Guides & Tutorials

How Our Build Bots Build Sites

Guides & Tutorials

How Our Build Bots Build Sites

Note: This post was last updated with current information in January 2023.

At Netlify, we believe in the simplicity of the JAMstack, and we are thrilled that you are contributing to the success of the stack along with us. Developing sites can be simple, but once you start thinking outside of the box, you’re probably using more than one framework, more than a few modules in the language that your site generator is written in, and some of your own code to glue them together.

Your carefully crafted development environment, which came together organically during the creation and growth of your site over weeks or months, builds your site just fine. But then you send us your repository to build for you, and all we generate is a build failure...bummer! You’re always welcome to ask us for help in our Forums - this article about debugging your site build in particular may be the advice you need already pre-organized for you. However, we do have some best practices and some debugging suggestions if you’d rather do your own investigation.

How we make the sausage

To give some context for diving into build issues, let’s take a high-level tour of our build system. Note that the build system is only used when you use us with a git repo — sending us your code, rather than your finished site. It works the same for a repository we’re watching, a deploy triggered using an incoming Build Hook, or a build you trigger from our UI. However, for API deploys where you send us a zip file, use our CLI to build locally before deploying, or even drag and drop deploys - those are pre-built by you, and we just publish the content you send us out onto our CDN directly.

At a high level, the build system is actually quite straightforward — we clone your repo and submodules, drop git permissions, launch a docker container (without git permissions, but with access to your just cloned code), download any cache from a prior successful build in the same context, and then run your specified build command(s) in a recent version of ubuntu linux, potentially also running any automatically or manually configured integrations or build plugins on the way.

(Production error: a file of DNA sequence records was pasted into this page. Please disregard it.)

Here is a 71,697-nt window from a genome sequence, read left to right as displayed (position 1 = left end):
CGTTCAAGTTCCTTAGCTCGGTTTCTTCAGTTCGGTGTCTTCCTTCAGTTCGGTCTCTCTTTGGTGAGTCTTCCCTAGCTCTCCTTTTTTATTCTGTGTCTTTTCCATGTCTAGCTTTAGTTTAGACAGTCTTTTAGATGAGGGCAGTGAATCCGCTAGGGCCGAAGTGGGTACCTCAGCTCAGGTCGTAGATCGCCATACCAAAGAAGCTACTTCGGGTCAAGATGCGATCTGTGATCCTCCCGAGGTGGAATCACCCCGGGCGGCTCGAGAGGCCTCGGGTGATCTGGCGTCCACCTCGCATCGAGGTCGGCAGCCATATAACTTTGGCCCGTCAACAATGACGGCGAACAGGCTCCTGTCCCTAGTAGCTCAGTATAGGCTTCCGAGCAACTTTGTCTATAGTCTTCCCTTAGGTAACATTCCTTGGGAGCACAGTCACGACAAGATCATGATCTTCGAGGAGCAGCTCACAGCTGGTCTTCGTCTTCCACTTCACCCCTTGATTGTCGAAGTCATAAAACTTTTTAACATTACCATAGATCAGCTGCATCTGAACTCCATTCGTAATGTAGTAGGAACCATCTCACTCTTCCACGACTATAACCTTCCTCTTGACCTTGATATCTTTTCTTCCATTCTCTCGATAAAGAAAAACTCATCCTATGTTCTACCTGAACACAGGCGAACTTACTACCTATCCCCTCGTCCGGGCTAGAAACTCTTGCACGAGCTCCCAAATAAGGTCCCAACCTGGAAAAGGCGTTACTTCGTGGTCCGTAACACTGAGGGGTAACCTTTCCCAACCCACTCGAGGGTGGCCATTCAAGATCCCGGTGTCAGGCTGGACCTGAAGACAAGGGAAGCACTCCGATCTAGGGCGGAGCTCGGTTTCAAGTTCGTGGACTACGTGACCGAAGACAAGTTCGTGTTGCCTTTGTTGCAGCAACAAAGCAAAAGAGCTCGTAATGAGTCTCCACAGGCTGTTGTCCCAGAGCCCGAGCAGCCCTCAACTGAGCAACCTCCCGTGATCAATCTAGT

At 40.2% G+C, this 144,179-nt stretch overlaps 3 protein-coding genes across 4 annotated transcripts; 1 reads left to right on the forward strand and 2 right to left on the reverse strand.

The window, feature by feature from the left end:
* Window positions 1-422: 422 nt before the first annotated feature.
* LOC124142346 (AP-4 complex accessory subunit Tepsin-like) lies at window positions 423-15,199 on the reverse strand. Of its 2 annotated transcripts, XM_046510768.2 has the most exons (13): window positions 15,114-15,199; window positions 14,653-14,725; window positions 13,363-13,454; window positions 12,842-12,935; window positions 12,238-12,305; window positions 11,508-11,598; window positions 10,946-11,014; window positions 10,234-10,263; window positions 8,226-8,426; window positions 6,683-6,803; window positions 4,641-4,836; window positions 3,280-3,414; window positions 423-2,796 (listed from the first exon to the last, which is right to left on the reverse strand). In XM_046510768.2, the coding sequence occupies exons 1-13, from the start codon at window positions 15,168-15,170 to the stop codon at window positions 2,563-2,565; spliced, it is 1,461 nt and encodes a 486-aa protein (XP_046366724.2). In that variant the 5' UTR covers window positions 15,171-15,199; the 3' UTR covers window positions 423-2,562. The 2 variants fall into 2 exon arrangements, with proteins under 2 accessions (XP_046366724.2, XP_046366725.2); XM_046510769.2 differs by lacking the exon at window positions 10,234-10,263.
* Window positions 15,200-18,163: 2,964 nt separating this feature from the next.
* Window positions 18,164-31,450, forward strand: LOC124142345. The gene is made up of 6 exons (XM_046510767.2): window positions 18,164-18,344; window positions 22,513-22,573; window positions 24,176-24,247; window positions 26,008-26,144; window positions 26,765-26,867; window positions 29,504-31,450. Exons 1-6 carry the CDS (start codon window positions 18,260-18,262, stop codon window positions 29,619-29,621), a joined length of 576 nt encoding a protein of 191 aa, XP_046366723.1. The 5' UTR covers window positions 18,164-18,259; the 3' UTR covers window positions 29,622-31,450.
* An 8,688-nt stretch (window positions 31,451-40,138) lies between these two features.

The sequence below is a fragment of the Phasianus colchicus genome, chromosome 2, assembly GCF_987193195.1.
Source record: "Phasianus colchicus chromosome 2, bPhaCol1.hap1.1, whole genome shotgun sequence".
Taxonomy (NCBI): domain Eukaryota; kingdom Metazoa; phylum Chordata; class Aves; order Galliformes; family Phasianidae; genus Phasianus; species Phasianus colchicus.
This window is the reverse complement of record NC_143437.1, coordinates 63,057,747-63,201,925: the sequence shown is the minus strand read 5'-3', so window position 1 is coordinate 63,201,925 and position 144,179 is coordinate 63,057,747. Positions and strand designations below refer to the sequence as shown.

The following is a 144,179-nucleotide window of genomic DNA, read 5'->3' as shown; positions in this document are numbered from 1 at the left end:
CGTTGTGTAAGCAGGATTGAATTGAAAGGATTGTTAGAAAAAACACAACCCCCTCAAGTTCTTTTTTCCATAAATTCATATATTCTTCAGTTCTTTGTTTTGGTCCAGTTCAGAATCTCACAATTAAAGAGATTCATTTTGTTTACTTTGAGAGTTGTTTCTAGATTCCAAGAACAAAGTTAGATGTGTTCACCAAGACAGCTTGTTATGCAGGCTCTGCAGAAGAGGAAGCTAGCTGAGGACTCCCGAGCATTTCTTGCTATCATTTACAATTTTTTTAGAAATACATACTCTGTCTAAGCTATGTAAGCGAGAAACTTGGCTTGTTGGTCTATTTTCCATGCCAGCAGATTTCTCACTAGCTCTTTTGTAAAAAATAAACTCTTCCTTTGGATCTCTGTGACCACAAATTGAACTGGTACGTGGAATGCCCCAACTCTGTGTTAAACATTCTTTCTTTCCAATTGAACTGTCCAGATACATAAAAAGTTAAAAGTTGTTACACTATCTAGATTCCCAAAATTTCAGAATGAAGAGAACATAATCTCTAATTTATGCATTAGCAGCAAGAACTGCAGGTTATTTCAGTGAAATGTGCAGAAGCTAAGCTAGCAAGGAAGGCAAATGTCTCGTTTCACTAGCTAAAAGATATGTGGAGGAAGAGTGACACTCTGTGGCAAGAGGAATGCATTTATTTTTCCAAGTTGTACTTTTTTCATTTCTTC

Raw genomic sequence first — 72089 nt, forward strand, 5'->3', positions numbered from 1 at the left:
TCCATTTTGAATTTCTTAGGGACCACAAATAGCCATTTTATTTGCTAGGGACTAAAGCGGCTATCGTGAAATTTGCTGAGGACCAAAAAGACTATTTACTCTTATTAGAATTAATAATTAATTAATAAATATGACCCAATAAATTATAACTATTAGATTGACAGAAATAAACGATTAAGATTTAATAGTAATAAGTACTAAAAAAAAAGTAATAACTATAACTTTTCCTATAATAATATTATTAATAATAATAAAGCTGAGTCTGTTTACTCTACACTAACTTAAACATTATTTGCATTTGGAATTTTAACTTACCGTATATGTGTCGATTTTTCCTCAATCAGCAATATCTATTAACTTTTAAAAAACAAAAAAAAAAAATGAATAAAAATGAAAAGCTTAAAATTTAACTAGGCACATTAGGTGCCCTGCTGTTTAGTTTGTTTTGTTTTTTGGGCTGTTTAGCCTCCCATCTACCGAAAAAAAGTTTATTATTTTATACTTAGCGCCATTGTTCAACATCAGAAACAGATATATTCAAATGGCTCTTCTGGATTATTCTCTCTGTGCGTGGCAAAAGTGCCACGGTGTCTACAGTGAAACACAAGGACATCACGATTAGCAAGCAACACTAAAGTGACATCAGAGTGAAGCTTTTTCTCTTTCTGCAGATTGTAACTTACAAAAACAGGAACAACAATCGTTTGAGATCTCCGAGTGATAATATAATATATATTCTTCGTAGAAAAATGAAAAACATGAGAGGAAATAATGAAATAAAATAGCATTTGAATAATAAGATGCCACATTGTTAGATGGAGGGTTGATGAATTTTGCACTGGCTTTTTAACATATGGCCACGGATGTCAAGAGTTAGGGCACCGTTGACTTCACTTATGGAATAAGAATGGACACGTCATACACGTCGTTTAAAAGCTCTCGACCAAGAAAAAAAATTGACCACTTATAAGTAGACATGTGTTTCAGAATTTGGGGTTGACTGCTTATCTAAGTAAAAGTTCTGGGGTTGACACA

Want to try to make your own sausage?

To debug a build, as of January 2023 you cannot run our build image directly. However, we provide a CLI which should run your build nearly-identically, if you want to develop locally instead of in our CI. This will be your basic recipe, from within a local copy of your cloned repository:

# install the CLI for current and future use:
npm install netlify-cli -g
# log in to Netlify using it
netlify login
# choose a site to connect this repo with
netlify link
# build your site
netlify build
# optionally, push your successfully built site up to our CDN:
netlify build --deploy

This process should connect your local development environment to the relevant netlify site and run the build command you have configured, potentially using environment variables set in our UI as well as locally, which in turn should show you similar error messages (assuming you have your local development environment configured to match ours, as described in the debugging section of this article).

Since I am a psychic, so I can tell you what probably went wrong with your build. Speaking as Netlify’s Head of Technical Support, I can tell you that the proximate cause of a build failure is likely with your specification of the versions of build tools you want to use. You’ve probably got a package.json if you use a Node.js-based system, and maybe you have a requirements.txt or a Gemfile if you’re using Python or Ruby. That’s all you probably need on your local build system — because you can be sure that the version of Node, Ruby, or Python you’re using is the version that you’re using. But what versions are we using? You can check out all our defaults here: